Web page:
After finishing the 53rd & 6th side by side showdown, we headed down to 46th and 6th for a little something different. The Biriyani Cart, which is now famous for its chicken tikka, biriyani and kati rolls, actually started off as a standard chicken and lamb over rice cart. Their new dishes have distinguished them from the other carts in Midtown, even winning them awards (most recently the People’s Choice prize at the 2009 Vendy Awards), but I’ve always thought of their “chicken tikka masala” as just another version of street meat chicken over rice (with white sauce and hot sauce.) Unlike the chicken tikka masala you get at an Indian restaurant, this one has no sauce (or gravy). No cream (unless you count the white sauce) and no tomatoes. It’s just very well seasoned chunks of chicken that have been sauteed on the flattop, and served over rice, just like every other street meat plate in Midtown. The flavor is completely different, but the basic concept is still the same. Biriyani Cart owner Meru put together special sampler platter for everybody, which included a bit of chicken tikka, a scoop of biryani, and a kati roll.
After Biriyani Cart we headed one block south (to 45th and 6th) for what is probably the most written about street meat cart in New York City… Kwik Meal. Run by Muhammed Rahman, who famously worked at the Russian Tea Room before opening his cart over 8 years ago, Kwik Meal also serves chicken and lamb over rice with white sauce and hot sauce. But it bears almost no resemblance to the first two platters we ate on the tour. While every other cart in Midtown serves gyro meat as their “lamb”, Kwik Meal uses actual lamb. Little chunks of lamb leg get marinated overnight, before getting cooked on the flattop and covered in hot sauce. And that’s not all that’s different. Unlike most carts, which use mayo in their white sauce and some form of red hot sauce, Muhammed uses a yogurt based white sauce and a jalapeno based green hot sauce. Its those differences that catapulted this cart to the top of the heap in Street Meat Palooza 2 this year. It’s more expensive than the rest of the carts in Midtown, but in the end you get what you pay for.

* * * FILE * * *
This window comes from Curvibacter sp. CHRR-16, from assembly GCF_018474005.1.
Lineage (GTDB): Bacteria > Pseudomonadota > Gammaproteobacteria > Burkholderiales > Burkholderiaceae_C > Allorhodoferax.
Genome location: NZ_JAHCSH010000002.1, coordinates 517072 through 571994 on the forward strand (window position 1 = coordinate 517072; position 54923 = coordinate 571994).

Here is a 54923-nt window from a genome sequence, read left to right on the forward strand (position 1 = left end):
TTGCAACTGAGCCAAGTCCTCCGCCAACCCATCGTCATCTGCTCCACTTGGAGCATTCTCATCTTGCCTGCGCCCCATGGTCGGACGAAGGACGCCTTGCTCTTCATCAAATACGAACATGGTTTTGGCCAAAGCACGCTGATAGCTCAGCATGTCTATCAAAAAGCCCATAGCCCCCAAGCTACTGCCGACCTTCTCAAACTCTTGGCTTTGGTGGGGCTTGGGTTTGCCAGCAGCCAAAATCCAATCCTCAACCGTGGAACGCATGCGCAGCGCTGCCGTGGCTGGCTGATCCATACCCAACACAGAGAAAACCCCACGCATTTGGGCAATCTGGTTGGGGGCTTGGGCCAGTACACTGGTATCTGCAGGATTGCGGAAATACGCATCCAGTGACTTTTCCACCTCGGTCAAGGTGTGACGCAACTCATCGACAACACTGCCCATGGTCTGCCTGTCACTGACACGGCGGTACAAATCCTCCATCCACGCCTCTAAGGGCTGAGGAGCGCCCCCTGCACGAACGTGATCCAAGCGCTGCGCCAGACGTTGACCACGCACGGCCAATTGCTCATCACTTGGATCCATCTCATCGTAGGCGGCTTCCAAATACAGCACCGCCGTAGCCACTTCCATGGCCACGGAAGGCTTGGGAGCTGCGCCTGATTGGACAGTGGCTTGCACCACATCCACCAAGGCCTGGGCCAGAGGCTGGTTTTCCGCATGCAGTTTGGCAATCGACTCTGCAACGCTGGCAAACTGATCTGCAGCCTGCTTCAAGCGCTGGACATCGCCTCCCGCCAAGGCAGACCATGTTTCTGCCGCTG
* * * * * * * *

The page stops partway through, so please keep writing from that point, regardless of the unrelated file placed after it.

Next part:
So, after trying the industry standard (53rd & 6th), the Bangladeshi twist (Biriyani Cart), and the upscale street meat (Kwik Meal) it was time to finish the tour off with a bang. I would have liked to have gone to the Trini Paki Boys Cart (on 43rd and 6th) but they aren’t open on the weekend, and I considered taking the group to XPL (on 48th and Park) but I wasn’t sure they’d be there on a Saturday. So instead we headed to 39th and 7th, to Little Morocco.
More and more you’re finding halal street meat carts trying to distinguish themselves. Some do it with onions and peppers, a secret white sauce, or interesting spices. Others get a little crazier. Little Morocco will pretty much throw the whole kitchen sink into your chicken and lamb over rice platter if you ask. They’ve got beans (!?), french fries (hello!) and falafel. Plus their hot sauce is a Moroccan harissa’ish sauce, giving it a completely different flavor than any of the other 4 platters on the tour. It was a completely insane plate of food, and the perfect ending to our Street Meat Tour.
Plus if you are interested in taking a tour like this yourself, email firstname.lastname@example.org for more details.